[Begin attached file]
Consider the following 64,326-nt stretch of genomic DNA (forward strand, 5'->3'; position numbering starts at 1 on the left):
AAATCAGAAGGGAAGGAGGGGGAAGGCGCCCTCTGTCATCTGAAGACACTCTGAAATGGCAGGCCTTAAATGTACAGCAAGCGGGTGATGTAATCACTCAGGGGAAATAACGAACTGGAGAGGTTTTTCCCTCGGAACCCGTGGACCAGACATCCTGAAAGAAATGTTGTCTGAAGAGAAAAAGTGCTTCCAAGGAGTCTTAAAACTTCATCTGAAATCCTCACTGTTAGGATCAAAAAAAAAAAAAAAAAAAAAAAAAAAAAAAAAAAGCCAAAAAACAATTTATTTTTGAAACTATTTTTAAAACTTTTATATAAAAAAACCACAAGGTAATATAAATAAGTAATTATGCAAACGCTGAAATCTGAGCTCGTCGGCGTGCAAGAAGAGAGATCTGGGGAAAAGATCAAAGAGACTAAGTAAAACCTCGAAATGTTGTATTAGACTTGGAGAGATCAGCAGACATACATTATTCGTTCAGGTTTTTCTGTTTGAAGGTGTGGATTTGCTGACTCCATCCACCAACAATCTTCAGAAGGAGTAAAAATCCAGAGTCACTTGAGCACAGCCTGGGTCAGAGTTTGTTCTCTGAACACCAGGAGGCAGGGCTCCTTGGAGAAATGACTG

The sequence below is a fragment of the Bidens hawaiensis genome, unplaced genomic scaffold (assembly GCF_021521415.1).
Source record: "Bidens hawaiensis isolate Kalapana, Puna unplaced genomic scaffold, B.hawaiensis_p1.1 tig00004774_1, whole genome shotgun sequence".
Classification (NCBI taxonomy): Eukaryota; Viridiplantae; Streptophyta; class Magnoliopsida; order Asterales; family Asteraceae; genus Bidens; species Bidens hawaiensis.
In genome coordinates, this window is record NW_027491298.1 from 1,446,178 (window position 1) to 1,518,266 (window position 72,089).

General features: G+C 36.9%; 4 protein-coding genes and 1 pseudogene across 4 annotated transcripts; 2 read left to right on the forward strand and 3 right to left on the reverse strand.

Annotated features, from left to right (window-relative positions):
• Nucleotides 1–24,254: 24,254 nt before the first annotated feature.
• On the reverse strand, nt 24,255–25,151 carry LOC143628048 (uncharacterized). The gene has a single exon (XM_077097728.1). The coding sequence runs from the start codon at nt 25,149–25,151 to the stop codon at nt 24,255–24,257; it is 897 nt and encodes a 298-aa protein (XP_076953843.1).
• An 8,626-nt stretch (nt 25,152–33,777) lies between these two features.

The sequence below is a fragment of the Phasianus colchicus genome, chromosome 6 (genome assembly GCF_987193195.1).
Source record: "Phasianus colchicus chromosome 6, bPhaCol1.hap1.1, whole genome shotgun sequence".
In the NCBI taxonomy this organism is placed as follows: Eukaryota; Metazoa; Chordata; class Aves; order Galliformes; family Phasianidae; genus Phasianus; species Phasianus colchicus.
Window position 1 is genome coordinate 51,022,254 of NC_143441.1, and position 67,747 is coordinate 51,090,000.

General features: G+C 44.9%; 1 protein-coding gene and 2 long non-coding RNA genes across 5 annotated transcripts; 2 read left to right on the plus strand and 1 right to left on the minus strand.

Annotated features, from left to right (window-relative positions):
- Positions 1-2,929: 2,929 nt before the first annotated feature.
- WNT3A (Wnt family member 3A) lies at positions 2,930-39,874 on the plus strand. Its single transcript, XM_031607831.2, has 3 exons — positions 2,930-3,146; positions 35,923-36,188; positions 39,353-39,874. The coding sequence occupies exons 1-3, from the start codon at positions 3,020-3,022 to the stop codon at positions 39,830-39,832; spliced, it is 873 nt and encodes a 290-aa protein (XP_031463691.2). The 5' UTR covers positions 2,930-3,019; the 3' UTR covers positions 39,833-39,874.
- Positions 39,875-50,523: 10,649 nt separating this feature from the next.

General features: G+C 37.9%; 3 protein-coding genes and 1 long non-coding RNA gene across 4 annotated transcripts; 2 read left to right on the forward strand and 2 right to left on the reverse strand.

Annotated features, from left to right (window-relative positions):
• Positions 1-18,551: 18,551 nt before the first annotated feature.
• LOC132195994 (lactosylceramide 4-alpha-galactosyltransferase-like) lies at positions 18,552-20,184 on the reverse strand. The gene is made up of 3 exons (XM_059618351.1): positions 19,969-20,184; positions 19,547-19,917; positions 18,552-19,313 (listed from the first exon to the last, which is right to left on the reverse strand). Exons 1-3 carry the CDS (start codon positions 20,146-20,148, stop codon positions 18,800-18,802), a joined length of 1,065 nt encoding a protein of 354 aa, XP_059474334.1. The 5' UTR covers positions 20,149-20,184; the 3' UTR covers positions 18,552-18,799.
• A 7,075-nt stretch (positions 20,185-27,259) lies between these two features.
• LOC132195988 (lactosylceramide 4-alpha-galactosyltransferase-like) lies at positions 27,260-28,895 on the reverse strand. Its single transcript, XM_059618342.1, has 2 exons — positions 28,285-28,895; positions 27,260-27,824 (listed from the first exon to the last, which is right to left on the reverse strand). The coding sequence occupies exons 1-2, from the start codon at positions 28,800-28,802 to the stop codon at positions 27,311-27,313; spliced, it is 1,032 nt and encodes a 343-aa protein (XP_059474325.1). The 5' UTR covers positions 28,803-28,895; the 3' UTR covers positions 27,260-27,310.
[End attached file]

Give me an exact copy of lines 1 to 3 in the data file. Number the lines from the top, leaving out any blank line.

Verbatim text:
Consider the following 64,326-nt stretch of genomic DNA (forward strand, 5'->3'; position numbering starts at 1 on the left):
AAATCAGAAGGGAAGGAGGGGGAAGGCGCCCTCTGTCATCTGAAGACACTCTGAAATGGCAGGCCTTAAATGTACAGCAAGCGGGTGATGTAATCACTCAGGGGAAATAACGAACTGGAGAGGTTTTTCCCTCGGAACCCGTGGACCAGACATCCTGAAAGAAATGTTGTCTGAAGAGAAAAAGTGCTTCCAAGGAGTCTTAAAACTTCATCTGAAATCCTCACTGTTAGGATCAAAAAAAAAAAAAAAAAAAAAAAAAAAAAAAAAAAGCCAAAAAACAATTTATTTTTGAAACTATTTTTAAAACTTTTATATAAAAAAACCACAAGGTAATATAAATAAGTAATTATGCAAACGCTGAAATCTGAGCTCGTCGGCGTGCAAGAAGAGAGATCTGGGGAAAAGATCAAAGAGACTAAGTAAAACCTCGAAATGTTGTATTAGACTTGGAGAGATCAGCAGACATACATTATTCGTTCAGGTTTTTCTGTTTGAAGGTGTGGATTTGCTGACTCCATCCACCAACAATCTTCAGAAGGAGTAAAAATCCAGAGTCACTTGAGCACAGCCTGGGTCAGAGTTTGTTCTCTGAACACCAGGAGGCAGGGCTCCTTGGAGAAATGACTG

The sequence below is a fragment of the Bidens hawaiensis genome, unplaced genomic scaffold (assembly GCF_021521415.1).